has revealed that it is to continue with its plans to provide detailed user information to third parties. The information will include -- but not be restricted to -- addresses and phone numbers and will be made available to third-party apps, games or websites the user installs.
The new privacy policies being implemented on Facebook don't go against current policy -- users will still have to personally allow each app access to their data and the apps themselves must abide by policy regarding what they do with this data. Still, that hasn't stopped the issue being raised by members of US Congress who are concerned at the level of data being accessed, particularly data from children.
In a lengthy letter to these politicians, Marne Levine, vice president of public policy for Facebook (and a former White House economic advisor), outlined the policy and responded to numerous questions regarding its implementation. Levine explained that access to personal information is given solely at the user's discretion.
In response to concerns about child safety, Levine explained that children under the age of 13 are already not eligible to sign up for Facebook, and that discussions are underway over stricter control of the use of third-party apps by teenagers.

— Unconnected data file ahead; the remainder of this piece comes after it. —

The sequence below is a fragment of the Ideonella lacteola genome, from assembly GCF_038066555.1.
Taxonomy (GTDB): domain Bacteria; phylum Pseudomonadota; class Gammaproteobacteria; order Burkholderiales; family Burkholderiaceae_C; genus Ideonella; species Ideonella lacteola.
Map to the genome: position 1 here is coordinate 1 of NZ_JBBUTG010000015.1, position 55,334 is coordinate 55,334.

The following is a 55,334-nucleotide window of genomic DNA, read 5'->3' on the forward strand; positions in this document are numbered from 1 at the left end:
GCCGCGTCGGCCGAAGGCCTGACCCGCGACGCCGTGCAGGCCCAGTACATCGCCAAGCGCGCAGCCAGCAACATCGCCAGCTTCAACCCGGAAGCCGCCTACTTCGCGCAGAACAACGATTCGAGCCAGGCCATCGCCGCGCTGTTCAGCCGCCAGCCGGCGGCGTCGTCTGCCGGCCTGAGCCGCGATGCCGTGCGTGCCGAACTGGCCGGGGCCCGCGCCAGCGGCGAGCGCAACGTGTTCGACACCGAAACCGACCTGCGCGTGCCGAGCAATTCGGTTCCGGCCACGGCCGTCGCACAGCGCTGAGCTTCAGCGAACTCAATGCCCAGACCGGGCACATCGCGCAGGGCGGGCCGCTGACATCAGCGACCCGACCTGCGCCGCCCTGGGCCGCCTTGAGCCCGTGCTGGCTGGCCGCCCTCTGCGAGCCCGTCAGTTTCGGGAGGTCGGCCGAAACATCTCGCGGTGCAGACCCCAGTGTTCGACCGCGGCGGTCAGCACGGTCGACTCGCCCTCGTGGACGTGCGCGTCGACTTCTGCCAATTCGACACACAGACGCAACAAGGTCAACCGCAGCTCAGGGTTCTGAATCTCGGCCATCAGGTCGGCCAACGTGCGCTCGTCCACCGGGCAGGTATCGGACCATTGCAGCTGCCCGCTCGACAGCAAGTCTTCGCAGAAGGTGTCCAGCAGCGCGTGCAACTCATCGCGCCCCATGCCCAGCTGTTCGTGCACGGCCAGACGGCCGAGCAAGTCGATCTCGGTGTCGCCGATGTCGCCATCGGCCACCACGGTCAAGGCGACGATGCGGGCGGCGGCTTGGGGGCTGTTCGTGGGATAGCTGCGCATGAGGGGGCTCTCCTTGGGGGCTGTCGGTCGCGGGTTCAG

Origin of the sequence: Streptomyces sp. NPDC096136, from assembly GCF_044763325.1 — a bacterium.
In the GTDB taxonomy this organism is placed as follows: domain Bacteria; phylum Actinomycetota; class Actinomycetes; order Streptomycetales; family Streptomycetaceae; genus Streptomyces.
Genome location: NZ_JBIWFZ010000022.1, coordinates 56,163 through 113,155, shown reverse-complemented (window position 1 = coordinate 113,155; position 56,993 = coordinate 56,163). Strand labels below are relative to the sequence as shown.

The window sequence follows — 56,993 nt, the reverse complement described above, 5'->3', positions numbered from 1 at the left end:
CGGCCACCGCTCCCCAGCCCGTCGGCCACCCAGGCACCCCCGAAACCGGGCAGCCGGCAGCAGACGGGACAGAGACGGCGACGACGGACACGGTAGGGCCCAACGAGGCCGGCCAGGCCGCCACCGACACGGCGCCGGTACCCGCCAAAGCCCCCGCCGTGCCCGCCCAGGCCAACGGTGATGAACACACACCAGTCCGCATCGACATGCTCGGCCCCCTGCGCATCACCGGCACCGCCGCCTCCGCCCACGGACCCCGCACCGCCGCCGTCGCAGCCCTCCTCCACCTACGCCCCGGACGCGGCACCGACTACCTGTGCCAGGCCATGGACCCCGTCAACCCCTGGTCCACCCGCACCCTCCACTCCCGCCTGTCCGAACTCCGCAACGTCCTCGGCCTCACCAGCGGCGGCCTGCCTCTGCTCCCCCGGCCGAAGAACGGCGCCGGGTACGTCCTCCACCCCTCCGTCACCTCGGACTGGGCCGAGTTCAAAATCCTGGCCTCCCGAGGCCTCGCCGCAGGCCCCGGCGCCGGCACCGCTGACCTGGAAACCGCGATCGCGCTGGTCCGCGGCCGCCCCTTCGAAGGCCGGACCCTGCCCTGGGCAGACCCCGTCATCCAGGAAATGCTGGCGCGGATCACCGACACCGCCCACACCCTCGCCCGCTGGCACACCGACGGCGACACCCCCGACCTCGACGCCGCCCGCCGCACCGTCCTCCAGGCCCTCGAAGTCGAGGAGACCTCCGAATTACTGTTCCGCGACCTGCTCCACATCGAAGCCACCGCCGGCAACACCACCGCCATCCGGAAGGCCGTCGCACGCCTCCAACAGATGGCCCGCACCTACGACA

"Facebook is currently considering enhancements to our permissions screen that would highlight for users when they are being asked to share their contact information," she added.
The mighty book of faces may well be the hub of all things social, allowing the instant sharing of cats being businessmen, or cats in boxes, but it has had a long and difficult history surrounding the .
Many complaints have been made over the years surrounding the privacy
controls of Facebook, calling for them to be easier to understand to
allow each user to share information only with the people they choose.
While we're always vigilant about online security and never give out our contact details -- unless it's to claim that winning Spanish lottery ticket -- we're not too afraid of Facebook's decision. If you want your information to remain private, don't put it online. It's a fairly simple rule. What do you gain from putting your address and phone number online anyway?
What do you think of Facebook's policies? Do you see companies stealing your address and organising massive parties at your house when you're away? Or do you think it will all continue as normal and people should just be vigilant? Let us know in the comments below -- or, of course, on our Facebook page.